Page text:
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Tolerance among the Virtues

by John R. Bowlin Princeton University Press
Pub Date:
Pbk 276 pages
AU$55.99 NZ$59.12
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In a pluralistic society such as ours, tolerance is a virtue - but it doesn’t always seem so. Some suspect that it entangles us in unacceptable moral compromises and inequalities of power, while others dismiss it as mere political correctness or doubt that it can safeguard the moral and political relationships we value. Tolerance among the Virtues provides a vigorous defense of tolerance against its many critics and shows why the virtue of tolerance involves exercising judgment across a variety of different circumstances and relationships - not simply applying a prescribed set of rules.


Drawing inspiration from St. Paul, Aquinas, and Wittgenstein, John Bowlin offers a nuanced inquiry into tolerance as a virtue. He explains why the advocates and debunkers of toleration have reached an impasse, and he suggests a new way forward by distinguishing the virtue of tolerance from its false lookalikes, and from its sibling, forbearance. Some acts of toleration are right and good, while others amount to indifference, complicity, or condescension. Some persons are able to draw these distinctions well and to act in accord with their better judgment. When we praise them as tolerant, we are commending them as virtuous. Bowlin explores what that commendation means.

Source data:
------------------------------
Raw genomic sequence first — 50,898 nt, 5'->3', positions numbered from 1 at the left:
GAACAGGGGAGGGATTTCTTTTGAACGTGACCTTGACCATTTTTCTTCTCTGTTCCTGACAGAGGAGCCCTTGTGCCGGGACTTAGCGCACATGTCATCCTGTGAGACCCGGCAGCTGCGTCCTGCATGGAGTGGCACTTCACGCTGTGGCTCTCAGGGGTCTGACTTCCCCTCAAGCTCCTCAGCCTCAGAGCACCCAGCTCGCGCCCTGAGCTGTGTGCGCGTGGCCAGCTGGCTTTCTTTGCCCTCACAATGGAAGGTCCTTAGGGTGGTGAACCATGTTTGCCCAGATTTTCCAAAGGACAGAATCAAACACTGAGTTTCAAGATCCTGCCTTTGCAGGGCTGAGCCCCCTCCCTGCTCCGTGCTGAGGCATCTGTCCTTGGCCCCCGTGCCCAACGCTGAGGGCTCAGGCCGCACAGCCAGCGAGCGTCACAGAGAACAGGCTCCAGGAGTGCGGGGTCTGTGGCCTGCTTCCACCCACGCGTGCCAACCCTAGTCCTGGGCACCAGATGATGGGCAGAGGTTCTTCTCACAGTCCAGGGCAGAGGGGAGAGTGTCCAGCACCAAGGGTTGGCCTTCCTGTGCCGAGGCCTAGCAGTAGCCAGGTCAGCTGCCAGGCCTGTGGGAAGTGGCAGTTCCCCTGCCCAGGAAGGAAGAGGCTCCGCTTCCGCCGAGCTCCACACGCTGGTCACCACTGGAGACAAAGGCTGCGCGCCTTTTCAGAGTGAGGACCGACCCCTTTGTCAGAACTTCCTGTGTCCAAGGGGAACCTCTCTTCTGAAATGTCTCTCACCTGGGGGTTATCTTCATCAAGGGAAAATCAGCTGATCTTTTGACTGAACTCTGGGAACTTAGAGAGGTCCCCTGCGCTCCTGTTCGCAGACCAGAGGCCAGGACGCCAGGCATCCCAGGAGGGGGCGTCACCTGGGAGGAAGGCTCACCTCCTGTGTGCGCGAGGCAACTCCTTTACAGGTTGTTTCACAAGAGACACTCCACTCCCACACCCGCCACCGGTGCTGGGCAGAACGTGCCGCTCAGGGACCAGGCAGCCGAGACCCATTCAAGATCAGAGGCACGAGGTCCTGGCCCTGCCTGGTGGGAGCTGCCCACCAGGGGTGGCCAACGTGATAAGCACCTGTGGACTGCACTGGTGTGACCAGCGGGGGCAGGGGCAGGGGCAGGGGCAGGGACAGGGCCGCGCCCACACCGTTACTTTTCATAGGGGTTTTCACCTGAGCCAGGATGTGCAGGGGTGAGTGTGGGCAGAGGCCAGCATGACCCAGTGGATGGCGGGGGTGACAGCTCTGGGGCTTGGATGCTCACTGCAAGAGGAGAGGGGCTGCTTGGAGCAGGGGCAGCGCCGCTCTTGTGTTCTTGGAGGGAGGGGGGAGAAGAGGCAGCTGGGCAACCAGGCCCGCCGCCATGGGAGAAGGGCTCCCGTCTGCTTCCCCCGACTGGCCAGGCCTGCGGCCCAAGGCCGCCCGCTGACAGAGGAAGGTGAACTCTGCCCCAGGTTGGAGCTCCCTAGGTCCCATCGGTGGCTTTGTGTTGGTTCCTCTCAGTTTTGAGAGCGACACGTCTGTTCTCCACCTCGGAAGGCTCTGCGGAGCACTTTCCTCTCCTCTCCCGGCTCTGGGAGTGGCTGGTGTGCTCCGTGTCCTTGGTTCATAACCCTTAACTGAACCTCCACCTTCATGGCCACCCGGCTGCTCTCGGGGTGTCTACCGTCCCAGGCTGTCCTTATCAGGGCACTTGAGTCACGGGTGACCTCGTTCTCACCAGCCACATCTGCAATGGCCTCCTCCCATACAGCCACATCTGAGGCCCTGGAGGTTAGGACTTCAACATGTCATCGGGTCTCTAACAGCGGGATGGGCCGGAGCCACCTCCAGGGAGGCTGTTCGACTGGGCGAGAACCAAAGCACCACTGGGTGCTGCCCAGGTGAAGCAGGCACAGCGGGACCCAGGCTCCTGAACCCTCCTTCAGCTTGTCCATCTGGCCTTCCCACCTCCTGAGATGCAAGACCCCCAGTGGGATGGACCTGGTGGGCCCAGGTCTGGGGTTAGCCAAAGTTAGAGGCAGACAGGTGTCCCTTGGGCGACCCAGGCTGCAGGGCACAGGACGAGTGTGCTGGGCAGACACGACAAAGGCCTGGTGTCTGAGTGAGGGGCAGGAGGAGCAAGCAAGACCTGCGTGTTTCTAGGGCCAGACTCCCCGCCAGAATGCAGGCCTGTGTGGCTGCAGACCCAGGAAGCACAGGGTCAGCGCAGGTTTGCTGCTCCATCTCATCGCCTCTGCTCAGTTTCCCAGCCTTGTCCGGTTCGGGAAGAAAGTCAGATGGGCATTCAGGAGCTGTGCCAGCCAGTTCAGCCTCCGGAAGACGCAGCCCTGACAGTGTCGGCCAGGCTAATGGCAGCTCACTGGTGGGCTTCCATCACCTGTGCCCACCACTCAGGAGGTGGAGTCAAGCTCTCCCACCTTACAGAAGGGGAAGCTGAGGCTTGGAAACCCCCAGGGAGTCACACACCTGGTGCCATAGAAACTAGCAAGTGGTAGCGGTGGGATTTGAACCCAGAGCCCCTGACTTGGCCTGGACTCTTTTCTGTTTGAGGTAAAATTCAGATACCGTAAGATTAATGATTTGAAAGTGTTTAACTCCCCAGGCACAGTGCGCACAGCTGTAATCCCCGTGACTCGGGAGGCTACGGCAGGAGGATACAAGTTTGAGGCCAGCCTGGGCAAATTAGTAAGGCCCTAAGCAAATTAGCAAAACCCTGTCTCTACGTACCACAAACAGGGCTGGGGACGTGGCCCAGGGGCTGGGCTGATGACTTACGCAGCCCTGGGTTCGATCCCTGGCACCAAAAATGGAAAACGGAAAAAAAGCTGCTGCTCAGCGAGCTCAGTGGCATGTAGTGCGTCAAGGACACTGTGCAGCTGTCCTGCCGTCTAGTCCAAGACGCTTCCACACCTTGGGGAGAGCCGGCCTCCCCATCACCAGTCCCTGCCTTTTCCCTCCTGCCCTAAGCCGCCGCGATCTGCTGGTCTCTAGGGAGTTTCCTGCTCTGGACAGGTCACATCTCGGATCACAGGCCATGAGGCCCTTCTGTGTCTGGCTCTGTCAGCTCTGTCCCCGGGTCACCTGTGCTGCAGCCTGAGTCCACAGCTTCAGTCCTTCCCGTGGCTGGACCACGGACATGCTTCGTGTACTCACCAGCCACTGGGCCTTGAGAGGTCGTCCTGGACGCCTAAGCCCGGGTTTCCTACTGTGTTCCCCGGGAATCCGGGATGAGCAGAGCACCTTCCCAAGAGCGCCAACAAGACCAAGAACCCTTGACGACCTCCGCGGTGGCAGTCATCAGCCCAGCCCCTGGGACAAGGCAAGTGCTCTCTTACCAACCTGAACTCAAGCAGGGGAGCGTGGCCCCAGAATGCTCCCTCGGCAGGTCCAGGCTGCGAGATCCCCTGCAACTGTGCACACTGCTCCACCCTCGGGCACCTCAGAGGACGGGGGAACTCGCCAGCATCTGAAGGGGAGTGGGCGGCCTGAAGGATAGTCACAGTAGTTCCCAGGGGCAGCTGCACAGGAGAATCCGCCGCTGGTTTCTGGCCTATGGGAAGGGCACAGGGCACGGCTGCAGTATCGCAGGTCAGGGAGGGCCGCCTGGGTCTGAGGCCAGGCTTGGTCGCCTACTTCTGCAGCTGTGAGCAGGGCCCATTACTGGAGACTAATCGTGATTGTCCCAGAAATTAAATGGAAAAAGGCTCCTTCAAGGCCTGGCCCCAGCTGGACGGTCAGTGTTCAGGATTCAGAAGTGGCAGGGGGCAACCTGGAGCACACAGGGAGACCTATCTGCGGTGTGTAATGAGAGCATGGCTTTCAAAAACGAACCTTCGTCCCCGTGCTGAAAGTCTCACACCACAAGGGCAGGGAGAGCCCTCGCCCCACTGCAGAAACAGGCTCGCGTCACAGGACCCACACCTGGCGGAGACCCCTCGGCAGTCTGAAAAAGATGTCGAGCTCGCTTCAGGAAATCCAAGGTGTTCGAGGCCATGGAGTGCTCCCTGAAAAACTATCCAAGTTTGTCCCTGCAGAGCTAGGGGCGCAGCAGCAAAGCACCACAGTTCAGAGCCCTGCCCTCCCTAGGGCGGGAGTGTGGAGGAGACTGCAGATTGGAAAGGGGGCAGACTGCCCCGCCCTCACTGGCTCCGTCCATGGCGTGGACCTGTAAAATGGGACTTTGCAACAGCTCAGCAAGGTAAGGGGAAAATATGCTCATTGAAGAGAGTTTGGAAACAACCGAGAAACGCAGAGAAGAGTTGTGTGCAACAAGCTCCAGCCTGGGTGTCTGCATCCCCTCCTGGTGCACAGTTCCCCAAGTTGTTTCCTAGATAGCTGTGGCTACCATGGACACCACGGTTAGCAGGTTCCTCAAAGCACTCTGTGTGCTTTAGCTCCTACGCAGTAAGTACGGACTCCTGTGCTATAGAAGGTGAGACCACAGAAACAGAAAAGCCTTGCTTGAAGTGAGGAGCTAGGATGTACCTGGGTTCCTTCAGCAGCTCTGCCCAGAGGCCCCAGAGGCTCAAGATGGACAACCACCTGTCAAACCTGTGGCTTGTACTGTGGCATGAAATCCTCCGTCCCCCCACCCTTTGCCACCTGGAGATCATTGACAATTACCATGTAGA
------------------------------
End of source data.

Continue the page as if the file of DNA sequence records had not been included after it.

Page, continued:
Tolerance among the Virtues offers invaluable insights into how to live amid differences we cannot endorse—beliefs we consider false, actions we think are unjust, institutional arrangements we consider cruel or corrupt, and persons who embody what we oppose.

Introduction 1
Abbreviations and Translations 16
Chapter 1 Tolerance and Resentment 18
Chapter 2 A Natural Virtue 60
Chapter 3 Among the Virtues 106
Chapter 4 A Virtue’s Vocabulary 160
Chapter 5 Liberalism and Lists 187
Chapter 6 Love’s Endurance 206
Epilogue: Nature, Grace, and Cockfights 242
Acknowledgments 251
Bibliography 253
Index 263

"Bowlin combines rich historical scholarship with constructive ethical and theological objectives. His philosophical sophistication and historical mastery blend so seamlessly that his argument seems natural and almost obvious, despite being complicated and potentially contentious. This is a major contribution."'G. Scott Davis, author of Believing and Acting: The Pragmatic Turn in Comparative Religion and Ethics
John R. Bowlin is the Robert L. Stuart Associate Professor of Philosophy and Christian Ethics at Princeton Theological Seminary.